And many people are pointing out the echoes of the De Menezes death - in that it now seems clear the police gave false information about not having come into contact with Mr Tomlinson before his collapse.

The Antagonist said...

Thanks Stef, I was just about to post the very same thing.

Nice that ITN can retrieve footage from damaged cameras in a completely dissimilar way to that in which the Metropolitan Police and Transport for London can't.

Methinks the cops may have scored a few own goals this time around.

The Antagonist said...

^ Post updated with one more picture.

Cameras at the ready, Staged Media Operation Fred the Shred is underway.

Forget ye not the Battle of Culloden after which the 'policing' (which means rioting) strategy was named.

The Antagonist said...

Word on the Twitter wire is that even the police 'investigating' haven't managed to identify the barbarians in question yet.

Stef said...


Same country, different slaughter

The Antagonist said...

Scottish history, never one of my strong points!

Stef said...

It might be worth noting that the link I just gave to the Met's webpage on Operation Glencoe is to a cached copy

The direct link doesn't appear to work

Am now having a browse through the cached copy to see if there's any reason why that would be

Stef said...

... right click... save as...

The Antagonist said...

This, you mean?

Operation Glencoe

Operation Glencoe - policing and security for the G20 London Summit and associated demonstrations

Operation and command team:

Glencoe is a Benbow operation, which sees all of London’s police forces - the British Transport Police, City of London and the Met - working together under a joint command structure. In overall charge of the operation (Gold) is Commander Bob Broadhurst.

Commander Broadhurst - biography:

Commander Bob Broadhurst has 32 years service with the Metropolitan Police Service and has spent his whole career in uniform, mainly in South-East London. He was the Borough Commander at Sutton for four years and the deputy at Lambeth for one year. He was the Link Commander for South East London for four years, having overall responsibility for the eight Boroughs in that area, until he was appointed Commander ‘Public Order and Pan London Operational Support’ in July 2006.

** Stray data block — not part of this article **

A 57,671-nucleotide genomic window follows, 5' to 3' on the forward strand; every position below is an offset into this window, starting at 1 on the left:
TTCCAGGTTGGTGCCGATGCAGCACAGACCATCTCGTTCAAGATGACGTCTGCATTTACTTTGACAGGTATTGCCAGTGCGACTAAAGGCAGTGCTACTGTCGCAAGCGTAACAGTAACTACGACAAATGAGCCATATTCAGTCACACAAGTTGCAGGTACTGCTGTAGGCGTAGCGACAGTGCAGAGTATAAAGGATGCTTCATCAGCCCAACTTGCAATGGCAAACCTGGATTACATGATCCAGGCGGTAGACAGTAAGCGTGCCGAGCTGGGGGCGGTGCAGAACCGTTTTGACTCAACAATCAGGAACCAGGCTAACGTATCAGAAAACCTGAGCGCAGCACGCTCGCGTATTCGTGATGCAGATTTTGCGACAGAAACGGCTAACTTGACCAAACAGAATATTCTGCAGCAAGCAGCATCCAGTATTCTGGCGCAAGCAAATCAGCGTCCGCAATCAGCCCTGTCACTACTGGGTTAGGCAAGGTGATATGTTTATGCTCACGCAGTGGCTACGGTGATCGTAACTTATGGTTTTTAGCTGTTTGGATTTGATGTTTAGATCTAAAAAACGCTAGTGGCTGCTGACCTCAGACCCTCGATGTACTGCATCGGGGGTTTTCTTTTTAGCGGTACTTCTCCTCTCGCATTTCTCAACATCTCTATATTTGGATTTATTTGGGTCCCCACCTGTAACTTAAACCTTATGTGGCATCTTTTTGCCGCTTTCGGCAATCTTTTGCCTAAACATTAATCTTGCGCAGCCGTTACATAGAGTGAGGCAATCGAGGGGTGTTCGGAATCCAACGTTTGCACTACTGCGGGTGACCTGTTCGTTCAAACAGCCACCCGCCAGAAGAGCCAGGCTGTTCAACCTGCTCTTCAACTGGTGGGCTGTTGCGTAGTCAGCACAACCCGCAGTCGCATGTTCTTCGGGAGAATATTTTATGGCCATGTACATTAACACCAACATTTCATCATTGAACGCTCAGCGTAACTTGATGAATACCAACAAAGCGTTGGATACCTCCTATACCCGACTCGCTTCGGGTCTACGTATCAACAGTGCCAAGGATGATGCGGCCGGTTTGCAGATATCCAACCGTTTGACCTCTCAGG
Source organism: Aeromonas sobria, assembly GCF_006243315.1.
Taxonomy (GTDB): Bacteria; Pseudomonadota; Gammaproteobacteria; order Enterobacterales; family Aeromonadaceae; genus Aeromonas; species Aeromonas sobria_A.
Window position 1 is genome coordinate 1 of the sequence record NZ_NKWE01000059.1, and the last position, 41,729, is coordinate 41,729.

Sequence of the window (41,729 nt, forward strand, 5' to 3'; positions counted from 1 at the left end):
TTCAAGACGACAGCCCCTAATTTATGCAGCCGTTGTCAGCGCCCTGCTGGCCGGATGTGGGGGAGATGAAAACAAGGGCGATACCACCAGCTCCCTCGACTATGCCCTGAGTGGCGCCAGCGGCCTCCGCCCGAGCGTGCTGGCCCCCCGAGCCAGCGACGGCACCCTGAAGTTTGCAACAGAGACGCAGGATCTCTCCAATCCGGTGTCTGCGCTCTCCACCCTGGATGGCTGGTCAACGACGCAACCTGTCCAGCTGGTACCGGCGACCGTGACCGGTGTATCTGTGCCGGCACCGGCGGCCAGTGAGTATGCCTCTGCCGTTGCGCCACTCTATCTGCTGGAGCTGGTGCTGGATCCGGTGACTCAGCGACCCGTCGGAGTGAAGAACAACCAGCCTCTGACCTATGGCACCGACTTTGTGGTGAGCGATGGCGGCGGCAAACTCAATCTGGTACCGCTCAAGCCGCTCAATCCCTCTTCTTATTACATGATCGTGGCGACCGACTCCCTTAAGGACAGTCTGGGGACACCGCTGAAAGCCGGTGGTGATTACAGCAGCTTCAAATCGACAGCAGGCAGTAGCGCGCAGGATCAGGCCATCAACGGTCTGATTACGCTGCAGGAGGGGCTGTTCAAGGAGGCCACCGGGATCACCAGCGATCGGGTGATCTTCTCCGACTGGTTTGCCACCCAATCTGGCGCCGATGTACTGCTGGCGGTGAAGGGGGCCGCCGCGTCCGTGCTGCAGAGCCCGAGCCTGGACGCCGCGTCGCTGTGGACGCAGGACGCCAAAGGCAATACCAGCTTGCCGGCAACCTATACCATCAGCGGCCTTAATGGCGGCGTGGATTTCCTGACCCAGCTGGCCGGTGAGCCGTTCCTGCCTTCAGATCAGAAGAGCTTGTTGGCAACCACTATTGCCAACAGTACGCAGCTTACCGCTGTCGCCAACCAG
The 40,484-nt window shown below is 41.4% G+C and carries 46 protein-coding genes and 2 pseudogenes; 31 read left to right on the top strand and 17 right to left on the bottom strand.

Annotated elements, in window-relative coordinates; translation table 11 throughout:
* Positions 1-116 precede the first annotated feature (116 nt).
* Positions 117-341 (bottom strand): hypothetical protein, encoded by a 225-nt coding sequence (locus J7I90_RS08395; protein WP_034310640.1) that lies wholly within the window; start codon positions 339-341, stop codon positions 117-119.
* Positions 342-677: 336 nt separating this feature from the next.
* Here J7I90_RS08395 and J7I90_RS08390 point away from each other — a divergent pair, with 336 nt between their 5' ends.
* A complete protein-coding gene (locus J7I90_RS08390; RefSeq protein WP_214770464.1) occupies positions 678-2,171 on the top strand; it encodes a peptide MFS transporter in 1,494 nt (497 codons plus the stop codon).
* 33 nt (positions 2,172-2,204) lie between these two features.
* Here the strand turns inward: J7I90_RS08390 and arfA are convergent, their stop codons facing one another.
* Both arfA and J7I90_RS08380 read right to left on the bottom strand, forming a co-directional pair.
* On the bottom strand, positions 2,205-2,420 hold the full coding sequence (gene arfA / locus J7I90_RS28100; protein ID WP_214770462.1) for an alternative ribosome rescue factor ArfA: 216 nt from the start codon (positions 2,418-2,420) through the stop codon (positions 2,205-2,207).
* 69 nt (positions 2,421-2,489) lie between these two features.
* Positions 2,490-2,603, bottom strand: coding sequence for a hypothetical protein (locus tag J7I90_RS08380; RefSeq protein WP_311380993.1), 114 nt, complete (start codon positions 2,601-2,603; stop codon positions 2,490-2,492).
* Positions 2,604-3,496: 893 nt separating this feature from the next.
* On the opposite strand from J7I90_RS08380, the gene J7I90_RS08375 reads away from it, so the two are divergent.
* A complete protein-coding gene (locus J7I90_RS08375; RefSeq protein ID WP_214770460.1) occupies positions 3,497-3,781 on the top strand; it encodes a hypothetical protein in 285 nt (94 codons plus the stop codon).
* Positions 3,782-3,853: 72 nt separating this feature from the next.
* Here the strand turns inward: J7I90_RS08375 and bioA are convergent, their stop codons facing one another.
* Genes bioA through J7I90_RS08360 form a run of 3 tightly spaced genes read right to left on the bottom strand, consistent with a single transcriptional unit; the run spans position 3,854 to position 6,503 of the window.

An experienced Hostage Negotiator, he was the Negotiator Team Leader at the Afghan Airlines hi-jack at Stansted Airport, and the Gold Commander at the Hackney Siege, the longest siege in the UK. He is a frequent speaker at National Siege Management courses and has given inputs to the FBI Crisis Negotiator Course in Quantico, USA.

Bob has been commanding public order events since 1990 and has been involved in many large-scale demonstrations during that time. He currently commands ceremonial events such as Trooping the Colour and the State Opening of Parliament, and was the Gold Commander for the Wedding of the Prince of Wales and the Duchess of Cornwall. He was in charge of policing for the Tour de France in 2007 and the Olympic Torch in 2008 as they passed through London. He is currently taking the lead on operational planning for the 2012 Olympics.

Commander Broadhurst was awarded the Queen's Police Medal in the 2005 Birthday Honours.


Speaking at a press briefing on 30th March 2009 Commander Simon O’Brien said:

"I’m here this afternoon to brief you about our policing plans for the upcoming G20 summit in London;

Our operation draws together all of London’s police forces working under one command team - and the overall commander for the operation is Commander Bob Broadhurst. This will be a joint operation working closely with our colleagues in the British Transport Police and the City of London Police. We are also working with colleagues from Essex, Sussex and Bedfordshire.

The operation will focus on the security not only of Excel as a site, but also the security of the delegates, where they’re staying and a variety of official engagements they will undertake - plus the policing of any demonstrations that the summit may attract.

London’s police are extremely experienced at policing these types of events, we deal with about 4,500 events each year. Yet it is fair to say that this will be one of the largest, most challenging and complicated operations that we have ever delivered.

In terms of security - you will not expect me to outline our plans and neither will I - what I can say is we have the right expertise, we have the right skills and number of officers in place suitable for this very large operation.

We will of course be bearing in mind the policing and general security backdrop and the fact this summit draws together leaders and figures from around the world, including Barack Obama on his first visit as the President of the United States to London.

There are a mixture of overt and covert security measures; as you would anticipate, access to the Excel site itself will be restricted. Overt security measures will include barriers and blockers plus police checkpoints. This may cause some disruption to the local community; and local officers have been working closely with the Excel centre and the local community - both business and residential - to keep them informed about the potential impact of our operation.